Generally, assets acquired before a couple’s wedding date are considered separate property and not subject to division in divorce. Gifts or inheritances explicitly given to one spouse during the marriage are also that party’s separate property. However, separate property can become marital property in divorce if such assets do not remain solely titled in the owner-spouse’s name, are commingled with the other spouse’s funds, are used by the married couple or paid from marital assets or expenses.
One situation where this problem can arise is when one spouse owned the couple’s home before marriage, or he or she used money earned before the marriage or received as a gift, trust fund or inheritance to buy the home during the marriage. As a general rule, the home will be considered marital property subject to division in divorce with a separate property credit to the funding spouse, even though the funding spouse solely paid for the house. This result can be avoided, provided however, that the funding spouse takes specific steps to shield the marital home from becoming marital property.
Once a couple is living in the home together as a legally married couple, it is virtually impossible to maintain the house as separate property. This results from the presumed efforts of both parties who will be deemed contributing to its upkeep whether financially or through sweat equity. As a result, if the parties divorce, the court will generally award the non-owner spouse a 50% share in the appreciation of the home from the day the spouse moved into the home as a married couple to the filing of the divorce action.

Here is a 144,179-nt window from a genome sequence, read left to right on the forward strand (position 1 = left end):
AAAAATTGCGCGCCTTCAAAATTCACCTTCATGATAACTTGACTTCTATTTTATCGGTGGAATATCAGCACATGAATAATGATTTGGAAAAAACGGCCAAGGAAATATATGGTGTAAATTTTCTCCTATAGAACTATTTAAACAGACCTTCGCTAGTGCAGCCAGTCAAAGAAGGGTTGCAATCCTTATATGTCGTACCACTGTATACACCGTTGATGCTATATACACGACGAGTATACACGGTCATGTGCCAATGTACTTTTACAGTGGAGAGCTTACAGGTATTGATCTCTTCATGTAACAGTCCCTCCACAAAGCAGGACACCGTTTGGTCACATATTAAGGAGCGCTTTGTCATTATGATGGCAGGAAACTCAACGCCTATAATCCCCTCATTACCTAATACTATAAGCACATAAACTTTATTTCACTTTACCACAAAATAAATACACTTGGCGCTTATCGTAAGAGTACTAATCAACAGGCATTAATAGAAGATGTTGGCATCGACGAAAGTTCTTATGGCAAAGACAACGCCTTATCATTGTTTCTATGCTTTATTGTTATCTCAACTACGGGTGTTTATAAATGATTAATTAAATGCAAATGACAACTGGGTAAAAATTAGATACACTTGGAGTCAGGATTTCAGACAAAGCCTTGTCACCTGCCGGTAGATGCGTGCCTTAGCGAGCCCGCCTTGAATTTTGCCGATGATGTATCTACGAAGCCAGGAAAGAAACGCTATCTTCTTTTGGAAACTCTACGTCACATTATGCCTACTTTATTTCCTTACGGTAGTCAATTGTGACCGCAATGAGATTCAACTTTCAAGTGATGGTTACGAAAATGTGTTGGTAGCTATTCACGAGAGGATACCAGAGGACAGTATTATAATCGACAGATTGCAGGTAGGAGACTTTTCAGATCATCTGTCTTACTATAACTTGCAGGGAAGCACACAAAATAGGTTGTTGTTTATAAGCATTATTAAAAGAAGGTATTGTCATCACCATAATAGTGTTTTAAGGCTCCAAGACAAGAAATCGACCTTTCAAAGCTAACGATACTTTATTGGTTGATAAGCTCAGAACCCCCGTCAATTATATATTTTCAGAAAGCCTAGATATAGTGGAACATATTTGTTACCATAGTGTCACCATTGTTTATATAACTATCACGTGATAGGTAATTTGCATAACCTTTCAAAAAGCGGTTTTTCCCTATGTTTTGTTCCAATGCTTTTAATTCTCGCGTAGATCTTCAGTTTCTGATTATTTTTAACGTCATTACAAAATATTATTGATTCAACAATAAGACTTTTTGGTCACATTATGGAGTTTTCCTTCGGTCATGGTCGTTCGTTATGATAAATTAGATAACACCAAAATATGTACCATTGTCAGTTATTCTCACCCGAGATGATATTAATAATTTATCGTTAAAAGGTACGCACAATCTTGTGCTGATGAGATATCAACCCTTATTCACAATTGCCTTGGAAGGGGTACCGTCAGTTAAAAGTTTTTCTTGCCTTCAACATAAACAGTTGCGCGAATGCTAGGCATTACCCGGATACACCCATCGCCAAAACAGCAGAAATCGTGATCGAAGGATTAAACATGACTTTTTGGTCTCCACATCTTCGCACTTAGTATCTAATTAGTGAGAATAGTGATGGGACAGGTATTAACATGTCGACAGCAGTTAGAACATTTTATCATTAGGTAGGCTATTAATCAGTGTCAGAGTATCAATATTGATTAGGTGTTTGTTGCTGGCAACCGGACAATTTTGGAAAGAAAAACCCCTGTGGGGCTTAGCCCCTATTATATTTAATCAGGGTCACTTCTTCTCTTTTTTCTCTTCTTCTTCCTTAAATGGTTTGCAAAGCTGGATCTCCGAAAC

Trusts Can Shield Your Assets
The best way to ensure that a home continues to be considered separate property is for the funding spouse to set up a trust (or use an existing trust) and have the trust purchase the house. In this way, the home is not owned by either spouse. Thus, it never becomes marital property. However, for this to work, the home must remain in the trust and no marital funds should be used to make mortgage payments or capital improvements. If the spouse with the trust uses trust money to pay the mortgage or capital improvements, there must also be clear documentation on hand tracing those contributions from the trust.
It is generally permissible for the couple to pay utilities and property taxes out of marital funds without turning the home into marital property.
If you are getting married and looking to protect your separate assets or you are considering divorce, please contact us to learn how we can help you obtain the best results in your matter.